From new computer virus threats to massive breaches at big name companies, cybercrime seems to find its way into the headlines one way or another. But if you've noticed that these events are getting even more attention than normal as of late, it isn't your imagination.
Whether it's ransomware affecting a major Southeastern fuel supplier or the unrelated Memorial Day ransomware breach that led to supply chain disruptions for a well-known meat processor, numerous industries have become examples of digital vulnerability. This is largely attributable to the degree that businesses rely on the internet for day-to-day business decisions, transactions and operational processes.
As such, banks and credit unions have invested heavily to shore up their cybersecurity infrastructure. But if you think that FIs are subsequently immune from hacking hazards, think again. And it isn't just money that the perpetrators of these hostile acts are after. They're also seeking to get their hands on customer and institutional information. A few weeks ago, a New Jersey-based bank learned this the hard way.
Based in Wayne, New Jersey, Valley National Bank was struck with a ransomware attack in June, American Banker reported. Ransomware is a form of malicious software that hackers install onto computers to prevent users from accessing certain files or saved data. The attackers threaten to leave the software in place — or expose the seized data to the public — unless or until a particular sum of money is paid. This threat typically appears on-screen.
"Your network has been compromised," the Valley National attackers wrote, according to American Banker. "We exfiltrated sensitive and confidential documents. If you do not contact us before timer expiration [sic], all data will be leaked."
Shortly after the ransomware attack came to light, a spokesperson at Valley National released a statement informing account holders of the incident and letting them know that everything was under control.
"This legacy network is isolated from the Valley network and is not critical to our operations," the press release said. "We have been and remain operational."
"Over a quarter of all malware-related hacks affect the financial services sector."
Thankfully, the division of Valley National Bankcorp emerged from the cyberattack largely unscathed, however the same cannot be said for many other financial institutions around the country, given the frequency of these events. According to a 2019 study conducted by intelligence research firm Intsights and reported by Forbes, over a quarter of all malware-related hacks affect the financial services sector, which includes banks. That's more than any other industry. Additionally, certain types of attacks have skyrocketed. For example, leaked credentials rose 129% and compromised credit cards jumped 212% versus the prior year.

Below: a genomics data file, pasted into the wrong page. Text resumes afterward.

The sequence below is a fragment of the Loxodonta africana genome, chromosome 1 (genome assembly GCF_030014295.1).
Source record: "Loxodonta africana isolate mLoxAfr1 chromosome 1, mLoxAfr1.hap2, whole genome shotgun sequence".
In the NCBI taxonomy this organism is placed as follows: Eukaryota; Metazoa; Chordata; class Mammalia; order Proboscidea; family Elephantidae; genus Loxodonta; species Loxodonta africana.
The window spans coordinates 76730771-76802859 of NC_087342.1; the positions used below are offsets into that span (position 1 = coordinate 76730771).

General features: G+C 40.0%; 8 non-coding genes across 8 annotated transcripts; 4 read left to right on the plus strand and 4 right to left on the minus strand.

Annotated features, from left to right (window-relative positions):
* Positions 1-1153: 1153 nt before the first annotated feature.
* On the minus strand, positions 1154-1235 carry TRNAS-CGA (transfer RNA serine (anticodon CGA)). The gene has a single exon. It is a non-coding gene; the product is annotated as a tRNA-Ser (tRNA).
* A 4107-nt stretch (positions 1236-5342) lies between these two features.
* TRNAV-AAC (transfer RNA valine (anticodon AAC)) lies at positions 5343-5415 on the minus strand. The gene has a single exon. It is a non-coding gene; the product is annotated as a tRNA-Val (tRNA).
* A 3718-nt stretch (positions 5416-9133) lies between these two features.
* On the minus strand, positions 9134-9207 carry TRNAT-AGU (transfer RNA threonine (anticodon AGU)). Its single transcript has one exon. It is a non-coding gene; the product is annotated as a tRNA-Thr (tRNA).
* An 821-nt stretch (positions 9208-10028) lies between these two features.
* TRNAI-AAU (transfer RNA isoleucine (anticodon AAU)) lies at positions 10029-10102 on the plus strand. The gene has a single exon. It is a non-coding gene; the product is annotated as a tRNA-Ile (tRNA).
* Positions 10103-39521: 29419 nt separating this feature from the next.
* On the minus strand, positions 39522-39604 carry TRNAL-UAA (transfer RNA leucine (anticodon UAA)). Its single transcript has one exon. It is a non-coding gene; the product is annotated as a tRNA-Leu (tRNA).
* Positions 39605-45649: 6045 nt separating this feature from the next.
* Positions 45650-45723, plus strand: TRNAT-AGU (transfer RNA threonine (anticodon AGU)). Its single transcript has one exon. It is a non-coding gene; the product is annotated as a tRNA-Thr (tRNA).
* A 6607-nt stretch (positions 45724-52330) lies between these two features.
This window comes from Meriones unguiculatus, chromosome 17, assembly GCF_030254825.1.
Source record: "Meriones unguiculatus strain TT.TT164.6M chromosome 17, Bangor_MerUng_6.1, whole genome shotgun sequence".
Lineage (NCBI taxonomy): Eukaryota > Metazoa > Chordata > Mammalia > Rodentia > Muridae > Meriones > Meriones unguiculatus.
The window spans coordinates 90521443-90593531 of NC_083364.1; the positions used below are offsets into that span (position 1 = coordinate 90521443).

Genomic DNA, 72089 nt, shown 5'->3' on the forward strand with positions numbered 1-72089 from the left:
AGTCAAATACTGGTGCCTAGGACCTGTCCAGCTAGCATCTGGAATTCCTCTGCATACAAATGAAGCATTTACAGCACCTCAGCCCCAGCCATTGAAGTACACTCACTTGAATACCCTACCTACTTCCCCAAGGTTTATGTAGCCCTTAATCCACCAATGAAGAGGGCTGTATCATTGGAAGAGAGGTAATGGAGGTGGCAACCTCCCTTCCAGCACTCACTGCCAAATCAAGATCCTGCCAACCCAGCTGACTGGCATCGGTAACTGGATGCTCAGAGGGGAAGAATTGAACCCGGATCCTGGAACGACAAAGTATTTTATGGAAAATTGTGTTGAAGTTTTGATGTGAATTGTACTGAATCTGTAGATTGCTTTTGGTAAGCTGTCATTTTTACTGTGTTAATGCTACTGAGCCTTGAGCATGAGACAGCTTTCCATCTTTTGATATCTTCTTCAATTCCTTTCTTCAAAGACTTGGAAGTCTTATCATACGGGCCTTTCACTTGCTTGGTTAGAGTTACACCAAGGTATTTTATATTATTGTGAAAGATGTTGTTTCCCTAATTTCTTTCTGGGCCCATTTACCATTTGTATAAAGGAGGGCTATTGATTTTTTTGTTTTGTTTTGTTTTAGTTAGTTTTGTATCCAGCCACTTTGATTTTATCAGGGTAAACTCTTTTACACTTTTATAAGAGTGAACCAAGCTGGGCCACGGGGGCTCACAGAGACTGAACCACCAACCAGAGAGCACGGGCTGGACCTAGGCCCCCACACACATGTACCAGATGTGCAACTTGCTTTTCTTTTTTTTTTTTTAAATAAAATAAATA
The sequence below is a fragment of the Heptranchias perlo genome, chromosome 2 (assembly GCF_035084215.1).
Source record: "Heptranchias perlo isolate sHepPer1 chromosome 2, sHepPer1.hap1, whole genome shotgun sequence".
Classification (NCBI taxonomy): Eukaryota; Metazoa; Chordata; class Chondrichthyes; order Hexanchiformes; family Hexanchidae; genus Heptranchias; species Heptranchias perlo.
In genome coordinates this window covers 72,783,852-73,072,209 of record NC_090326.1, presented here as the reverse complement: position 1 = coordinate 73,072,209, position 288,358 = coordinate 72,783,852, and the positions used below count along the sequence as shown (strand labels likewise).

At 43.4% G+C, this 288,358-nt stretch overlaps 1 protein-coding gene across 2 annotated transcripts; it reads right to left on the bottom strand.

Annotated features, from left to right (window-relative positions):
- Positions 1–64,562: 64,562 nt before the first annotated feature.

Hadar Rosenberg, who led and wrote the Intsights report, told Forbes that bad actors play the odds. In other words, the more account numbers they can obtain, the more likely they'll be able to make unauthorized charges. And it's not just banks in the U.S. that are in attackers' crosshairs.
"Around the globe, banks are seeing more frequent and more aggressive cyberattacks," Rosenberg said. "[T]he severity and sophistication of these attacks are increasing all the time."
Bad actors often hack passwords, compromise usernames
Cybersecurity incidents are an ongoing game of cat and mouse. As FIs optimize their security strategies to improve resilience, perpetrators adjust theirs to get around what solutions banks have devised. But frequently, ransomware facilitators don't have to go to the grandest of lengths to find their way through. According to the organization Group-IB, more than 50% of ransomware attackers gain access by cracking passwords or by undermining usernames, American Banker reported. Phishing, meanwhile, accounts for close to 30% of ransomware incidents, the analysis further revealed.
"The rate at which ATM network attacks occur is expected to increase."
Even ATM networks are in danger. The Intsights report noted a number of organized cybercrime rings operating around the world that make payment card skimmers and then install them onto terminals to make it look like they're a part of the machine itself. And according to Rosenberg, the rate at which these specific incidents occur is expected to increase.
Here's the bottom line: You may think you have an effective cybersecurity system in place, but virtually all of the FIs impacted by cybercrime felt the same way before they were hit. Every IP address, laptop, camera hookup and alarm system can be exploited if you're not careful. You can't afford to let your guard down with these breaches on the rise. BranchServ Convergint specializes in the technology and processes that deliver results. From password and patch management services to managed detection and response, our solutions help to mitigate the cyber risks associated with physical security systems infrastructure. Our capabilities are method agnostic. Be it ransomware, malware, phishing or denial of service attacks, BranchServ Convergint can help your institution.
To learn more about our customized solutions, please contact us today.